The state's public utility commissioners voted Thursday to hold back from imposing regulations on so-called voice over Internet Protocol (VoIP) services. Pennsylvania joins Florida and Colorado in deciding not to introduce rules.
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"We do hope that Pennsylvania's decision will influence the other states to take a similar wait-and-see approach," said Brooke Schulz, a vice president at VoIP service provider Vonage.
About 20 other states, includingand New York, are still considering what position to take on jurisdiction and regulation. While the Federal Communications Commission is working out its own stance, many states believe they have a regulatory role when it comes to Internet phone providers. fear that as more calls are made via an unregulated Internet connection, rather than over regulated phone lines, they will see a drop in revenue from a tax on traditional phone calls used to support public services.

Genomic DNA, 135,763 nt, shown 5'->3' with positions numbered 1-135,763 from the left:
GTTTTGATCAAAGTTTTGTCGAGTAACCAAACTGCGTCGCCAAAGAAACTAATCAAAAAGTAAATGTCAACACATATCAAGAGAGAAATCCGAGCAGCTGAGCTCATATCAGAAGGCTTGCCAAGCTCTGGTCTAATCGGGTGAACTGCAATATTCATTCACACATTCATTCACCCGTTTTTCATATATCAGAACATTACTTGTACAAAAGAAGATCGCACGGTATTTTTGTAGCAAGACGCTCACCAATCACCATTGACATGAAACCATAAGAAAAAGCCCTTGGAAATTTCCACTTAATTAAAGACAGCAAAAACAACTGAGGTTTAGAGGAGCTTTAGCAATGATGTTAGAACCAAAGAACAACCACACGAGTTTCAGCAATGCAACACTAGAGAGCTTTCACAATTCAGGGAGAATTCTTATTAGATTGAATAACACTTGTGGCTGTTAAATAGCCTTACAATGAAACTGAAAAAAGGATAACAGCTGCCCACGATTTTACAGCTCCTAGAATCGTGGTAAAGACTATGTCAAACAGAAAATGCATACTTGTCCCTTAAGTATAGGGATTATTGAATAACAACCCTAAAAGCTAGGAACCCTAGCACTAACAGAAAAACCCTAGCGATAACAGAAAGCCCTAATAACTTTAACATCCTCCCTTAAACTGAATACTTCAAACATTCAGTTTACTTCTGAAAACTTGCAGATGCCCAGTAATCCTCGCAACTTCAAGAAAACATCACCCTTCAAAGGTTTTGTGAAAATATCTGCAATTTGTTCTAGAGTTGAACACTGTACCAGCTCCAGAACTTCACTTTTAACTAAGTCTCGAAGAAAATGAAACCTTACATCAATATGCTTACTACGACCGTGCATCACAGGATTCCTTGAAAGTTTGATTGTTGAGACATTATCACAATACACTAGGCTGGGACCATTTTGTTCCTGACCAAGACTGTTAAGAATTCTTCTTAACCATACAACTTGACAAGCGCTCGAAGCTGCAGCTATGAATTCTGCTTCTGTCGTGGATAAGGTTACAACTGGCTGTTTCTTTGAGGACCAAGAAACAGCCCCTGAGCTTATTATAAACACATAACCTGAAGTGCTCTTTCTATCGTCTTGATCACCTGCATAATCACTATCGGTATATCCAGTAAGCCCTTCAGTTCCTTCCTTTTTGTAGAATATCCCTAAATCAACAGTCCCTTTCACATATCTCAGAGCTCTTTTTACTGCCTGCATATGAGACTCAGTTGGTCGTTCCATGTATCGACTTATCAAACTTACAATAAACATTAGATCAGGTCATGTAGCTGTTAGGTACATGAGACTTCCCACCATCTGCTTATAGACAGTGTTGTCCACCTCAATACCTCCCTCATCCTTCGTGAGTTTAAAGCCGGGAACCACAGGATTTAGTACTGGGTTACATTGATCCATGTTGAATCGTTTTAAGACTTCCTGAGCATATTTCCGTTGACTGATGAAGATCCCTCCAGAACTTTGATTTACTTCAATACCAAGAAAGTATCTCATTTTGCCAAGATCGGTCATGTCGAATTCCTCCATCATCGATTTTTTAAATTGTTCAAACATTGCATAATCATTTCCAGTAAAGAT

The Pennsylvania decision closed a yearlong investigation, after which the commissioners concluded they didn't know enough about VoIP technology to create a policy.
"This commission should not leap into a regulatory scheme until the full impact on this technology is understood," Pennsylvania Commissioner Glen R. Thomas wrote in the unanimously approved resolution.
Another factor in the decision to hold off on regulations for now is that the utility regulators want to wait and see what the. The FCC isn't expected to make that decision for months.
However, the state officials did conclude that the commission may well have the right to oversee VoIP providers, should it want to.
"Having reviewed the comments and reply comments, it appears as if the Commission might have grounds under which it could assert jurisdiction and regulation," Thomas wrote in the Pennsylvania PUC resolution.
Vonage's Schulz said: "As it stands, there are more states that have opted to look before they leap than those who have moved toward regulation--keeping those more-aggressive states in the minority."